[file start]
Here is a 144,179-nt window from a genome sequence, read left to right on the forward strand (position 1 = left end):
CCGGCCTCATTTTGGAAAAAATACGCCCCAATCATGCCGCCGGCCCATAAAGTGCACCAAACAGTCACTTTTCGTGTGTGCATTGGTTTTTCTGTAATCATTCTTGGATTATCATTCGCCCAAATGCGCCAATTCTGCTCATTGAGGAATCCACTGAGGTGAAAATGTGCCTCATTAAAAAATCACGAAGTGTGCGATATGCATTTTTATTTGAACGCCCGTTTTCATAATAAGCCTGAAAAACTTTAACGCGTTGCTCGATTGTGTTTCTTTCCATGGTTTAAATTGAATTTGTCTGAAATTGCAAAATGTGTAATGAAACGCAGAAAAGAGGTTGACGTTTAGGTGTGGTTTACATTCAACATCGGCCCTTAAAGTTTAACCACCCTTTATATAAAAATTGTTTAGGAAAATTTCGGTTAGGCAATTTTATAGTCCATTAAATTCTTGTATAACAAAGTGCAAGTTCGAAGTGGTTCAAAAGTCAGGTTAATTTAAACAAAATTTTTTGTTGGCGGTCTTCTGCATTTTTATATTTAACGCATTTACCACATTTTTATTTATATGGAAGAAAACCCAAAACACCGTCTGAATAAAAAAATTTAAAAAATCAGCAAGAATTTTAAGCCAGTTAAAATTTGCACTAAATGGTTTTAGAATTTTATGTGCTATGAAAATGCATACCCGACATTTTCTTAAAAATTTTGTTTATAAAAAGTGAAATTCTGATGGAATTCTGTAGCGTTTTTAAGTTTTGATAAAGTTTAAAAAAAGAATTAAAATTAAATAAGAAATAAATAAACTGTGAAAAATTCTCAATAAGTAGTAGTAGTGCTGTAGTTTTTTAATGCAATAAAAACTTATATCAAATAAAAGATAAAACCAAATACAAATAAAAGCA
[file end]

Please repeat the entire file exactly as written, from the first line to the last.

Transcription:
Here is a 144,179-nt window from a genome sequence, read left to right on the forward strand (position 1 = left end):
CCGGCCTCATTTTGGAAAAAATACGCCCCAATCATGCCGCCGGCCCATAAAGTGCACCAAACAGTCACTTTTCGTGTGTGCATTGGTTTTTCTGTAATCATTCTTGGATTATCATTCGCCCAAATGCGCCAATTCTGCTCATTGAGGAATCCACTGAGGTGAAAATGTGCCTCATTAAAAAATCACGAAGTGTGCGATATGCATTTTTATTTGAACGCCCGTTTTCATAATAAGCCTGAAAAACTTTAACGCGTTGCTCGATTGTGTTTCTTTCCATGGTTTAAATTGAATTTGTCTGAAATTGCAAAATGTGTAATGAAACGCAGAAAAGAGGTTGACGTTTAGGTGTGGTTTACATTCAACATCGGCCCTTAAAGTTTAACCACCCTTTATATAAAAATTGTTTAGGAAAATTTCGGTTAGGCAATTTTATAGTCCATTAAATTCTTGTATAACAAAGTGCAAGTTCGAAGTGGTTCAAAAGTCAGGTTAATTTAAACAAAATTTTTTGTTGGCGGTCTTCTGCATTTTTATATTTAACGCATTTACCACATTTTTATTTATATGGAAGAAAACCCAAAACACCGTCTGAATAAAAAAATTTAAAAAATCAGCAAGAATTTTAAGCCAGTTAAAATTTGCACTAAATGGTTTTAGAATTTTATGTGCTATGAAAATGCATACCCGACATTTTCTTAAAAATTTTGTTTATAAAAAGTGAAATTCTGATGGAATTCTGTAGCGTTTTTAAGTTTTGATAAAGTTTAAAAAAAGAATTAAAATTAAATAAGAAATAAATAAACTGTGAAAAATTCTCAATAAGTAGTAGTAGTGCTGTAGTTTTTTAATGCAATAAAAACTTATATCAAATAAAAGATAAAACCAAATACAAATAAAAGCA